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36 terms

Chapter 7: Language & Communication

Dev Psych
An infant's production of strings of consonant-vowel combinations.
The acquisition of two languages.
categorical speech perception
The tendency to perceive as the same a range of sounds belonging to the same phonemic group.
communicative competence
The ability to convey thoughts, feelings, and intentions in a meaningful and culturally patterned way.
A very young infant's production of vowellike sounds.
creole language
A language spoken by children of pidgin-language speakers that, in contrast with pidgin, is highly developed and rule governed.
critical period
A specific period in children's development when they are sensitive to a particular environmental stimulus that does not have the same effect on them when encountered before or after this period.
Socially based conversation.
A technique adults use in speaking to young children in which they imitate and expand or add to a child's statement.
The structure of a language; consists of morphology and syntax.
A single word that appears to represent a complete thought.
infant-directed, or child-directed, speech
A simplified style of speech parents use with young children, in which sentences are short, simple, and often repetitive and the speaker enunciates especially clearly, slowly, and in a higher pitched voice, often ending with a rising intonation. Also called motherese.
language acquisition device (LAD)
Chomsky's proposed mental structure in the human nervous system that incorporates an innate concept of language.
language acquisition support system (LASS)
According to Bruner, a collection of strategies and tactics that environmental influences—initially, a child's parents or primary care givers—provide the language-learning child.
metalinguistic awareness
The understanding that language is a rule-bound system of communicating.
A language's smallest unit of meaning, such as a prefix, a suffix, or a root word.
The study of morphemes, language's smallest units of meaning.
naming explosion
The rapid increase in vocabulary that the child typically shows at about the age of 1.5 years.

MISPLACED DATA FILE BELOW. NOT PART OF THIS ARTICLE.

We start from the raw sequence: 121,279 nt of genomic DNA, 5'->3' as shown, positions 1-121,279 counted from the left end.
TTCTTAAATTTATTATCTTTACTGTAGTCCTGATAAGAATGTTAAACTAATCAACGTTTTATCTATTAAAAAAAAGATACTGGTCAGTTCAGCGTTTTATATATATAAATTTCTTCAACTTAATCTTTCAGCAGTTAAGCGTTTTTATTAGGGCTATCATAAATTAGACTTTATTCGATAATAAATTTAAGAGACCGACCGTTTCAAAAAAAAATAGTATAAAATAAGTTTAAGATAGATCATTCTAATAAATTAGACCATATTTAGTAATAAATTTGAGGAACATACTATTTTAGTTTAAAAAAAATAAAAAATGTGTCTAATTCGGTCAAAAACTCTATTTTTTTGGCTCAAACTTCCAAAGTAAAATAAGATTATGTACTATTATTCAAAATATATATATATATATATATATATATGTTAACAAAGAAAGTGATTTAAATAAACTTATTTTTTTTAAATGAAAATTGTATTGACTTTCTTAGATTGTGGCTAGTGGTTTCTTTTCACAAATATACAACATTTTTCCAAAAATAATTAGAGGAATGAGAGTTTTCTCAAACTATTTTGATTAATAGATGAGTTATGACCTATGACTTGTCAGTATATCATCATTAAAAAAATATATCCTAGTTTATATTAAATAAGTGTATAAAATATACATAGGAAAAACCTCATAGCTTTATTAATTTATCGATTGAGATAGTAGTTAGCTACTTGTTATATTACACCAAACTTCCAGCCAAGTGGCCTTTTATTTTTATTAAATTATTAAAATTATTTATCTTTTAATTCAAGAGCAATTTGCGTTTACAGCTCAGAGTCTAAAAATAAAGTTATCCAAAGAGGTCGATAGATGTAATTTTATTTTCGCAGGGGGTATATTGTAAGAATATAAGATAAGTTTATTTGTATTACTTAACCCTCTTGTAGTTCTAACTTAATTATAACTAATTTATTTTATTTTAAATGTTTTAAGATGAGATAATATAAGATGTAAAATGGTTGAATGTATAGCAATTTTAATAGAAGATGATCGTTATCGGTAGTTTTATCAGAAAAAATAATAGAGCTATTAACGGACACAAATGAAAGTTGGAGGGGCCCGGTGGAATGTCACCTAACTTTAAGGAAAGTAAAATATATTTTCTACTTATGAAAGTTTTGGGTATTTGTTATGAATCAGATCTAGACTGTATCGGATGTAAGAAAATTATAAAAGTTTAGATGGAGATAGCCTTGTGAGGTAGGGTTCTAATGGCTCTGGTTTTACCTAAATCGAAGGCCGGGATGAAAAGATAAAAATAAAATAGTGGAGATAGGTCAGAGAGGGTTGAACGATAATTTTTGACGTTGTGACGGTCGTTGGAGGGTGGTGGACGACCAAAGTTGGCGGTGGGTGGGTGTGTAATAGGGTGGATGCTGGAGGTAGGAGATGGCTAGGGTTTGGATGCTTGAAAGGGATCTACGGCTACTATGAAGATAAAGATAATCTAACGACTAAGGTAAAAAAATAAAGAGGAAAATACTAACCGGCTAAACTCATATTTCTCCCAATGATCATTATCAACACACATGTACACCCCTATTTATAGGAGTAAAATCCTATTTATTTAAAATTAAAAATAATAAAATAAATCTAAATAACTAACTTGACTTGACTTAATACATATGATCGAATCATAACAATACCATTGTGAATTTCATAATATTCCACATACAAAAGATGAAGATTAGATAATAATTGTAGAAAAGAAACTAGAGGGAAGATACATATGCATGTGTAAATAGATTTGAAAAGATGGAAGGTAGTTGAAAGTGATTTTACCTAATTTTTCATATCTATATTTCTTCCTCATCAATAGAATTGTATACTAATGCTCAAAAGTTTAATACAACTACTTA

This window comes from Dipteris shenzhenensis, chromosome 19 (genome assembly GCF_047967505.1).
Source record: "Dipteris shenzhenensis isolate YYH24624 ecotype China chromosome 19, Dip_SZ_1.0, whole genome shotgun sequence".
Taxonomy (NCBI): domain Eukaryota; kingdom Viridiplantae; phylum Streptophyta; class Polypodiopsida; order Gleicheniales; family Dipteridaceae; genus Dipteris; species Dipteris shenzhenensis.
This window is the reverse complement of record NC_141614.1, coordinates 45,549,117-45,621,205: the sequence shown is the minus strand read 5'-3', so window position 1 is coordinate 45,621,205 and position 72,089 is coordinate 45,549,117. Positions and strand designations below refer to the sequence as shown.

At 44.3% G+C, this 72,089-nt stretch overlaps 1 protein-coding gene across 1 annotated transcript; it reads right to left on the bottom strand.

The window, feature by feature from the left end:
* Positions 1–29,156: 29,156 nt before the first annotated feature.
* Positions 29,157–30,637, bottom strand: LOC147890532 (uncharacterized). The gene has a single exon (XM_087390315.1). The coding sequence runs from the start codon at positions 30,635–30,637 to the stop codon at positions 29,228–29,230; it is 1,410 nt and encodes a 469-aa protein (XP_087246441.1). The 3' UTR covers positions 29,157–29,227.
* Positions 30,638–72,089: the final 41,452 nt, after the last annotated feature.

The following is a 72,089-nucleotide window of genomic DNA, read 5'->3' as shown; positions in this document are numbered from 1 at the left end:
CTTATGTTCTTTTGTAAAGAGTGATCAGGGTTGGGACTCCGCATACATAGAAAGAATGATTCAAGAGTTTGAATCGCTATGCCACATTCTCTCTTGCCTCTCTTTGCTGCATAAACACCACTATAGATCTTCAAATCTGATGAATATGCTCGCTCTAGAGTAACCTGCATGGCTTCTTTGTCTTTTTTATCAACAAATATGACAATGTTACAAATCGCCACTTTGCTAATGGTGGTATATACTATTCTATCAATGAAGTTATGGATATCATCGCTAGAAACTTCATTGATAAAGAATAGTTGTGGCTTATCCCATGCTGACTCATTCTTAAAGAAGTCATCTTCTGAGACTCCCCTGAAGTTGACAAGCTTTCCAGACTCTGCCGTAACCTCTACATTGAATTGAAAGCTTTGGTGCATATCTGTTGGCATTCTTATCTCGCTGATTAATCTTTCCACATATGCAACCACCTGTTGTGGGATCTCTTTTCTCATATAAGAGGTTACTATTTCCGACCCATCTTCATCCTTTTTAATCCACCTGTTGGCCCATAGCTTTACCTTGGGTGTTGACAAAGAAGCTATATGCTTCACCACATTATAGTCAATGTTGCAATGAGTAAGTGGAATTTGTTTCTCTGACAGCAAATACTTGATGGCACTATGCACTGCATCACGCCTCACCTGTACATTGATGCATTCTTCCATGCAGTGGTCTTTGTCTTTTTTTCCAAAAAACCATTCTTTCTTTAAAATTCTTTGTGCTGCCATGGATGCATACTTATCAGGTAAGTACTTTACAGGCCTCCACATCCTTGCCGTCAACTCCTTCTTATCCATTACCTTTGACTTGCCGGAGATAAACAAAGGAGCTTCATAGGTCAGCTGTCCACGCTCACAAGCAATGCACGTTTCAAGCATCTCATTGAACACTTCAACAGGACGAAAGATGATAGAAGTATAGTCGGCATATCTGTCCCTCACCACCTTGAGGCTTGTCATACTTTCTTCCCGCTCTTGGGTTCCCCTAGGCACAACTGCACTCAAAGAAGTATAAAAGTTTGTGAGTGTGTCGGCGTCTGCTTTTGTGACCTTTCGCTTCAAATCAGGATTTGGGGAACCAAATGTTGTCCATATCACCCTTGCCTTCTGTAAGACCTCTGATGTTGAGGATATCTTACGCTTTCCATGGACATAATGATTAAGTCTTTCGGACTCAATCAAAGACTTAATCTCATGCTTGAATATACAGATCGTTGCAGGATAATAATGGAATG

A communication system in which words and their written symbols combine in rule-governed ways and enable speakers to produce an infinite number of messages.
The use, by a young child, of a single word to cover many different things.
The application of a principle of regular change to a word that changes irregularly.
patterned speech
A form of pseudo-speech in which the child utters strings of phonemes that sound very much like real speech but are not.
The basic unit of a language's phonetic system; phonemes are the smallest sound units that affect meaning.
phonological awareness
The understanding of the sounds of a language and of the properties, such as the number of sounds in a word, related to these sounds.
The system of sounds that a language uses.
A set of rules that specify appropriate language for particular social contexts.
productive language
The production of speech.
A gesture that an infant uses to make some sort of statement about an object.
A gesture that either an infant or a young child may use to get someone to do something she or he wants.
A technique adults use in speaking to young children in which they render a child's incomplete sentence in a more complex grammatical form.
receptive language
Under standing the speech of others.
The study of word meanings and word combinations, as in phrases, clauses, and sentences.
speech acts
One- or two-word utterances that clearly refer to situations or to sequences of events.
The part of grammar that prescribes how words may combine into phrases, clauses, and sentences.
telegraphic speech
Two-word utterances that include only the words essential to convey the speaker's intent.
The use, by a young child, of a single word in a restricted and individualistic way.